There is, however, growing empirical evidence showing that deliberative practices can flourish in deeply divided societies to good effect, be it in association with, or at some distance from, power-sharing arrangements.… Such deliberation can promote recognition, mutual understanding, social learning about the other side, and even solidarity across deep differences. — “Twelve Key Findings in Deliberative Democracy Research” in Dædalus, The Prospects & Limits of Deliberative Democracy, Summer 2017. PDF is available online. Authors: Nicole Curato, John S. Dryzek, Selen A. Ercan, Carolyn M. Hendriks, and Simon Niemeyer.

Concerns and Criticisms

Some democrats have charged deliberative democracy with being overly rationalistic. For political scientist Lynn Sanders, deliberation works undemocratically for it excludes “those who are less likely to present their arguments in ways that we recognize as characteristically deliberative.”— “Twelve Key Findings in Deliberative Democracy Research” in Dædalus, The Prospects & Limits of Deliberative Democracy, Summer 2017. PDF is available online. Authors: Nicole Curato, John S. Dryzek, Selen A. Ercan, Carolyn M. Hendriks, and Simon Niemeyer.

A seeming commitment to the pursuit of consensus – that is, agreement on both a course of action and the reasons for it – once provided a target for critics of deliberative democracy, who stressed its other-worldly character and silencing of dissident voices.35 However, deliberative democrats have rarely endorsed consensus as an aspiration for real-world decision-making (as opposed to one theoretical reference point).… Rather than consensus, deliberation should recognize pluralism and strive for metaconsensus, which involves mutual recognition of the legitimacy of the different values, preferences, judgments, and discourses held by other participants. — “Twelve Key Findings in Deliberative Democracy Research” in Dædalus, The Prospects & Limits of Deliberative Democracy, Summer 2017. PDF is available online. Authors: Nicole Curato, John S. Dryzek, Selen A. Ercan, Carolyn M. Hendriks, and Simon Niemeyer.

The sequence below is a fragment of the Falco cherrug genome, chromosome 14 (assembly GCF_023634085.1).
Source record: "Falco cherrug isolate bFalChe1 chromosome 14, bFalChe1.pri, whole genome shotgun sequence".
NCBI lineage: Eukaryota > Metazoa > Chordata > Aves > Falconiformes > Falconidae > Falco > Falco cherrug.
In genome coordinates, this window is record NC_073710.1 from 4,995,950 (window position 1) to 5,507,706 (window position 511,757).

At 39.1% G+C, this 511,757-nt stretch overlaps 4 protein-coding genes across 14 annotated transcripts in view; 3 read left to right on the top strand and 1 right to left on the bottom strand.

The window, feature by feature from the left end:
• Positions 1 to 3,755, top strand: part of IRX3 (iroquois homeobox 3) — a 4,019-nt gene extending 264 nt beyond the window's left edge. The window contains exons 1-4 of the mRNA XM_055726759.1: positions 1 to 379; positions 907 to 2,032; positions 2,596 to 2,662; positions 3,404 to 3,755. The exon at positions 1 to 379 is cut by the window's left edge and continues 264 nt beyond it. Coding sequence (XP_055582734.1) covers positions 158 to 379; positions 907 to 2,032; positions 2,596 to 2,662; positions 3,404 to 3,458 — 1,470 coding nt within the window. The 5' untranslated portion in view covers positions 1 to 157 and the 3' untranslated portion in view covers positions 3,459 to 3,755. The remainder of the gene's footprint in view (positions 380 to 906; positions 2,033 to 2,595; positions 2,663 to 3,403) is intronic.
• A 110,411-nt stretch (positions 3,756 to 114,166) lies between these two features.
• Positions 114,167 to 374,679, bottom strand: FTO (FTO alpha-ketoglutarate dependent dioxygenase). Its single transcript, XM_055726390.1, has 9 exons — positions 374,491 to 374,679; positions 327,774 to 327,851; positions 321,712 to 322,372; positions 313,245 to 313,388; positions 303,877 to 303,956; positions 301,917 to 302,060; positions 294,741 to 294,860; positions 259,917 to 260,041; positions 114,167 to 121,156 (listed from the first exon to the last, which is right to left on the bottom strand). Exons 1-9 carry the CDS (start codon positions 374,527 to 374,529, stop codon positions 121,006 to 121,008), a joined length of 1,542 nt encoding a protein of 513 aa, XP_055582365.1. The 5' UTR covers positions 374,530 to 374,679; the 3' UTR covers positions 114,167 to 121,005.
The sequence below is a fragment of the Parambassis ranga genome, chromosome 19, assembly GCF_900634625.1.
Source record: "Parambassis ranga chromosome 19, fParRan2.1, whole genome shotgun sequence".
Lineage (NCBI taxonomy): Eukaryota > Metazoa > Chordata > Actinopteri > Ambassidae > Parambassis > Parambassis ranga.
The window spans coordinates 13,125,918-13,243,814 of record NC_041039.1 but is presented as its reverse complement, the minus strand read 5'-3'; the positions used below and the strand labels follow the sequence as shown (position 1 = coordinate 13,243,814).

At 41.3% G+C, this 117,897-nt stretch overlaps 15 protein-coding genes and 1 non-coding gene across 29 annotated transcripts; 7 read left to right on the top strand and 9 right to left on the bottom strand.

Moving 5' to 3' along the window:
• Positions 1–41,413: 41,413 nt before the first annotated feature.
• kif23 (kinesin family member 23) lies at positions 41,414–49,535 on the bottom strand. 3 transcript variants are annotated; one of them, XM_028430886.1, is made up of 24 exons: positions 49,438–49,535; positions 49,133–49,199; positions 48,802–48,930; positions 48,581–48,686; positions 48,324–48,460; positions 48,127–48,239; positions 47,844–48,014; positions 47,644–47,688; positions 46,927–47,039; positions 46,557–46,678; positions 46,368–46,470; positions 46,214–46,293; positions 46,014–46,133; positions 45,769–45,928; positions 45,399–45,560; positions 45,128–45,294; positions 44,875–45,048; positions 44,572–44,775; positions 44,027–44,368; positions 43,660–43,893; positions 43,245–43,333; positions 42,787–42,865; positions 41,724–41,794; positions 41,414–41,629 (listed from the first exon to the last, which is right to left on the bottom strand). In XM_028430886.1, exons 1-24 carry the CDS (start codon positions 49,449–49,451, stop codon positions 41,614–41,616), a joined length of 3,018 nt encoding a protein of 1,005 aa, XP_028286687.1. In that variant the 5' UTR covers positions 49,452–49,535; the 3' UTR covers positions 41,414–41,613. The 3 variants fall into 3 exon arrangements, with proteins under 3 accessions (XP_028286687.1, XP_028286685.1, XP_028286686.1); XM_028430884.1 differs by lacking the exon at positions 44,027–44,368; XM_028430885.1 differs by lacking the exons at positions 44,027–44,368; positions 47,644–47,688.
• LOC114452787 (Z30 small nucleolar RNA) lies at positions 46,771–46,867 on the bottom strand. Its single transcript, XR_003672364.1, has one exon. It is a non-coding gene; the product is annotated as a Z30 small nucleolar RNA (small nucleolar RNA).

The charge of elitism was one of the earliest criticisms of deliberative democratic theory: that only privileged, educated citizens have access to the language and procedures of deliberation. However, empirical research has established the inclusive, rather than elitist, character of deliberative democracy. — “Twelve Key Findings in Deliberative Democracy Research” in Dædalus, The Prospects & Limits of Deliberative Democracy, Summer 2017. PDF is available online. Authors: Nicole Curato, John S. Dryzek, Selen A. Ercan, Carolyn M. Hendriks, and Simon Niemeyer.

Use and endorsements

Deliberative democracy has been endorsed by the founder of conservatism (Edmund Burke, who thought parliament should be a deliberative assembly), at least one president of the United States (Barack Obama, who thinks the US constitution establishes a deliberative democracy), and even figures in the hierarchy of the Chinese Communist Party (who think that local deliberative democracy can be allowed without competitive elections).— John Dryzek and Simon Niemeyer, Centre for Deliberative Democracy & Global Governance

 

Entry section for “Use and Endorsements” and the list of the most active deliberative democracy organizations are incomplete.